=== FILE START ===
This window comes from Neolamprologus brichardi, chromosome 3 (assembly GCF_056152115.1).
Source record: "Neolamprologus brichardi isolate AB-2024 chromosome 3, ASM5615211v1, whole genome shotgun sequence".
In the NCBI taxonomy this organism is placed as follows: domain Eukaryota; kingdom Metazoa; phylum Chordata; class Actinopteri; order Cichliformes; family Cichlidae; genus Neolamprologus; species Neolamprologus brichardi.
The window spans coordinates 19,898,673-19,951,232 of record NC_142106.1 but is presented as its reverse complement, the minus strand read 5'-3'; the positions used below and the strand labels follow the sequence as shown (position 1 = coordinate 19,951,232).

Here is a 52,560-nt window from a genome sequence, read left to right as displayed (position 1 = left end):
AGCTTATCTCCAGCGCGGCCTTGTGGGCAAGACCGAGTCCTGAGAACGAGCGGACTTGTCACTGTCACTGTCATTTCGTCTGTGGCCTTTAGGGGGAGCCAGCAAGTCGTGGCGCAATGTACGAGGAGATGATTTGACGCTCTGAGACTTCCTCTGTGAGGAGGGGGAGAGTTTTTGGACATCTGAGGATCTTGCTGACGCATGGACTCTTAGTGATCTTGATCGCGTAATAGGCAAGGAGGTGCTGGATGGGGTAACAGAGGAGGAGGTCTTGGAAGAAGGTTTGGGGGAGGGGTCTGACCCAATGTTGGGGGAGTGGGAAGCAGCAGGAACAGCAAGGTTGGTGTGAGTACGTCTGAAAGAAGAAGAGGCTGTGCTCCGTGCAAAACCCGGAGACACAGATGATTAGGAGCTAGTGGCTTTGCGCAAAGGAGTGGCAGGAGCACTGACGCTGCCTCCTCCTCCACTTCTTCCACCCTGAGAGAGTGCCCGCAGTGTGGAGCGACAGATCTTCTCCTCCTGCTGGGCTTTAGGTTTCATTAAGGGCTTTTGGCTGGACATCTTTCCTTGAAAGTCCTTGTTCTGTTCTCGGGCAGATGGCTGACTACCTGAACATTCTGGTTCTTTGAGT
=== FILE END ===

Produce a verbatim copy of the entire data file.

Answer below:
This window comes from Neolamprologus brichardi, chromosome 3 (assembly GCF_056152115.1).
Source record: "Neolamprologus brichardi isolate AB-2024 chromosome 3, ASM5615211v1, whole genome shotgun sequence".
In the NCBI taxonomy this organism is placed as follows: domain Eukaryota; kingdom Metazoa; phylum Chordata; class Actinopteri; order Cichliformes; family Cichlidae; genus Neolamprologus; species Neolamprologus brichardi.
The window spans coordinates 19,898,673-19,951,232 of record NC_142106.1 but is presented as its reverse complement, the minus strand read 5'-3'; the positions used below and the strand labels follow the sequence as shown (position 1 = coordinate 19,951,232).

Here is a 52,560-nt window from a genome sequence, read left to right as displayed (position 1 = left end):
AGCTTATCTCCAGCGCGGCCTTGTGGGCAAGACCGAGTCCTGAGAACGAGCGGACTTGTCACTGTCACTGTCATTTCGTCTGTGGCCTTTAGGGGGAGCCAGCAAGTCGTGGCGCAATGTACGAGGAGATGATTTGACGCTCTGAGACTTCCTCTGTGAGGAGGGGGAGAGTTTTTGGACATCTGAGGATCTTGCTGACGCATGGACTCTTAGTGATCTTGATCGCGTAATAGGCAAGGAGGTGCTGGATGGGGTAACAGAGGAGGAGGTCTTGGAAGAAGGTTTGGGGGAGGGGTCTGACCCAATGTTGGGGGAGTGGGAAGCAGCAGGAACAGCAAGGTTGGTGTGAGTACGTCTGAAAGAAGAAGAGGCTGTGCTCCGTGCAAAACCCGGAGACACAGATGATTAGGAGCTAGTGGCTTTGCGCAAAGGAGTGGCAGGAGCACTGACGCTGCCTCCTCCTCCACTTCTTCCACCCTGAGAGAGTGCCCGCAGTGTGGAGCGACAGATCTTCTCCTCCTGCTGGGCTTTAGGTTTCATTAAGGGCTTTTGGCTGGACATCTTTCCTTGAAAGTCCTTGTTCTGTTCTCGGGCAGATGGCTGACTACCTGAACATTCTGGTTCTTTGAGT